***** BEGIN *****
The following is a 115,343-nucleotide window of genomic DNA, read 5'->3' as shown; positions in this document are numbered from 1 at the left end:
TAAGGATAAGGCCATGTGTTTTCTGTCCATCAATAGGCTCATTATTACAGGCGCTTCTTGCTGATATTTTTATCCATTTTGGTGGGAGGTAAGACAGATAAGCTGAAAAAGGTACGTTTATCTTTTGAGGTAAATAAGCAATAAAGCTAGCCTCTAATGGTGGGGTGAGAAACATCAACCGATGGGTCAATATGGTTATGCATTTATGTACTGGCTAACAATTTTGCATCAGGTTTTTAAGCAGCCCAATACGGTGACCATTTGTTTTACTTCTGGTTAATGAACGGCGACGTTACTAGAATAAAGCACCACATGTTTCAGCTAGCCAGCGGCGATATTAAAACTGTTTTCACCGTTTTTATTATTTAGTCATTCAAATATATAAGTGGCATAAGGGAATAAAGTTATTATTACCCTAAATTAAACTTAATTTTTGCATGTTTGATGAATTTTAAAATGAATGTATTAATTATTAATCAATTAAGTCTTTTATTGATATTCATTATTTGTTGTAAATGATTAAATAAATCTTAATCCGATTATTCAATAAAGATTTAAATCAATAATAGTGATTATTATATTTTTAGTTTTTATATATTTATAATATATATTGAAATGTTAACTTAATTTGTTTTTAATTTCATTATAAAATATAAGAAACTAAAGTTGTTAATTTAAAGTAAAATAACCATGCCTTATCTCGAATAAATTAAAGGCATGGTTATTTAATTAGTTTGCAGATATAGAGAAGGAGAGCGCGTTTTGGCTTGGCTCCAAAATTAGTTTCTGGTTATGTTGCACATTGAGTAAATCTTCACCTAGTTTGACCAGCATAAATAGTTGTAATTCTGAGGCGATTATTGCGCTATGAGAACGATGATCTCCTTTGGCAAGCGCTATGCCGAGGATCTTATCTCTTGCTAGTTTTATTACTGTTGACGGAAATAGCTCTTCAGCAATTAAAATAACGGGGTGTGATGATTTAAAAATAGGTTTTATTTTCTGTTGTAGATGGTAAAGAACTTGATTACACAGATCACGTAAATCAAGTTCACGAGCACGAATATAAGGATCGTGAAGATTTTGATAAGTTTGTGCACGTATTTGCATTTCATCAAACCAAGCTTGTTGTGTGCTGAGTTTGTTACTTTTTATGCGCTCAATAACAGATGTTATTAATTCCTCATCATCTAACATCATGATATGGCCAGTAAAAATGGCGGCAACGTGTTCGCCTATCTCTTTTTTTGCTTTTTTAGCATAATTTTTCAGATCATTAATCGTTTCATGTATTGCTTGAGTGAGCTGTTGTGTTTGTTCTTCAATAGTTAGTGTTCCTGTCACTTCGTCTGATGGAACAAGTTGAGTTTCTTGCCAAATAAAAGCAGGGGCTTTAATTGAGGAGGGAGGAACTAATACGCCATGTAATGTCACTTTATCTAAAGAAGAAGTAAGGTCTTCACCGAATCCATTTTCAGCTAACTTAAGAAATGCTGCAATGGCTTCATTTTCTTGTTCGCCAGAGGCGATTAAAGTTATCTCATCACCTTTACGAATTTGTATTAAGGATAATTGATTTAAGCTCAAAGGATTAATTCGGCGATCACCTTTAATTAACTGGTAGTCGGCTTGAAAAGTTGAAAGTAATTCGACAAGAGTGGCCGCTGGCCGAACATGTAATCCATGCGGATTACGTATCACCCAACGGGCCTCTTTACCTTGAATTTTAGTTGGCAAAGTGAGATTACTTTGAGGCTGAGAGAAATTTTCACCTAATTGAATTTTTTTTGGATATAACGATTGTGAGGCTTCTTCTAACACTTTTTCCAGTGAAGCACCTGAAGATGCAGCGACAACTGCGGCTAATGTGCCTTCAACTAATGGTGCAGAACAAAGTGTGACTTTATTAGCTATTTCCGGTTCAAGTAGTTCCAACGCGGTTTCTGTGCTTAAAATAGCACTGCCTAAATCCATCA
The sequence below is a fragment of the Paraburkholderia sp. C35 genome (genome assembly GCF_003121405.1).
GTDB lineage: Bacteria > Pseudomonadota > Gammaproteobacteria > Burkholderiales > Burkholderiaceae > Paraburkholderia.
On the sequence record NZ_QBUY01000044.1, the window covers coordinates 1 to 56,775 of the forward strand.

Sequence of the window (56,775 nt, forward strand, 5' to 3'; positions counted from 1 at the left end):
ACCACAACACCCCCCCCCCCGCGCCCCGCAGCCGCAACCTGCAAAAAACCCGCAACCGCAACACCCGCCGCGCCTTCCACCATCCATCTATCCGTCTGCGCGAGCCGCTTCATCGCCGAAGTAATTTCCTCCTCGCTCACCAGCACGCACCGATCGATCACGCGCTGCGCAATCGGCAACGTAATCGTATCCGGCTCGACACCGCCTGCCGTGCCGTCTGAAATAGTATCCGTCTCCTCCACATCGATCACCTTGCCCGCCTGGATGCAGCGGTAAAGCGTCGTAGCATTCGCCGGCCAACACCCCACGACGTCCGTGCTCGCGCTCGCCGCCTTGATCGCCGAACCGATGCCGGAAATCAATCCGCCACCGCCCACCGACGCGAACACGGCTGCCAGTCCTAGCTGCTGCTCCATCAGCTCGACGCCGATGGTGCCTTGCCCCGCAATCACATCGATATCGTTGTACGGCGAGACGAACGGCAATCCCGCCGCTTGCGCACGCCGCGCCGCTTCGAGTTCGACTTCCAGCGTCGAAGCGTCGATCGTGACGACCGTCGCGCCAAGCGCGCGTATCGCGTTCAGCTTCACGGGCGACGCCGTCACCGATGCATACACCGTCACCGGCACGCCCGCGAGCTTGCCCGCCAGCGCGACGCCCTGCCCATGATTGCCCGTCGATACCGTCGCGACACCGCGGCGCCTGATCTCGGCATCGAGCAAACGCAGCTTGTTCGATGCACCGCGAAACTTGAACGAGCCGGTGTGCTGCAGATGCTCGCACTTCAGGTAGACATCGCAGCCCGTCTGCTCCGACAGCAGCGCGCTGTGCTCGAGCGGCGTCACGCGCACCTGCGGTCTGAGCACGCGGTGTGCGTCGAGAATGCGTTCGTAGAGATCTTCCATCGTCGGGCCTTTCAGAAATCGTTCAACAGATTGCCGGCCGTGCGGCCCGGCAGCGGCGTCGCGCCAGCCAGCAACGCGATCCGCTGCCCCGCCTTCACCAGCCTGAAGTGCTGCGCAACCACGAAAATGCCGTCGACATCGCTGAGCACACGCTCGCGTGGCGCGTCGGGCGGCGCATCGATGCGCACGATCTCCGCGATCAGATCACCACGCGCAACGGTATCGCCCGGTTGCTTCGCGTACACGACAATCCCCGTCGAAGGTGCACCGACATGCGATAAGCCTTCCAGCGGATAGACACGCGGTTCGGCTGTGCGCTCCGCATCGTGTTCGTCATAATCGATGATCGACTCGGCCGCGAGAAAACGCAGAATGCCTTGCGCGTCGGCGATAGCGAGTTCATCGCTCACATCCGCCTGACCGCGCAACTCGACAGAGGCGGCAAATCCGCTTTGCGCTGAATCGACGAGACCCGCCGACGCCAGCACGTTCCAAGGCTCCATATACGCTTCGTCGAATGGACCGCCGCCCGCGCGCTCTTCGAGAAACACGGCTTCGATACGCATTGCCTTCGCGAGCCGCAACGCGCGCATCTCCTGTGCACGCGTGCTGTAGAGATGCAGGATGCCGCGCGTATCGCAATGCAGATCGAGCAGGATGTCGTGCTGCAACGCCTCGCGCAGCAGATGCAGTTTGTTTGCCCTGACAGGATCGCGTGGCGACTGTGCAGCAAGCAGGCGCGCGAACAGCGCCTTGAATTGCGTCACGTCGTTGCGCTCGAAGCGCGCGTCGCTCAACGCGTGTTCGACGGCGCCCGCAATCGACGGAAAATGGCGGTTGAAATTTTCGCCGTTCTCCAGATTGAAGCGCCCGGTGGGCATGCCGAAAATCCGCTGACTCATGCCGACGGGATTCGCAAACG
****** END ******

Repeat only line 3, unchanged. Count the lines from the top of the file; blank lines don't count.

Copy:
The sequence below is a fragment of the Paraburkholderia sp. C35 genome (genome assembly GCF_003121405.1).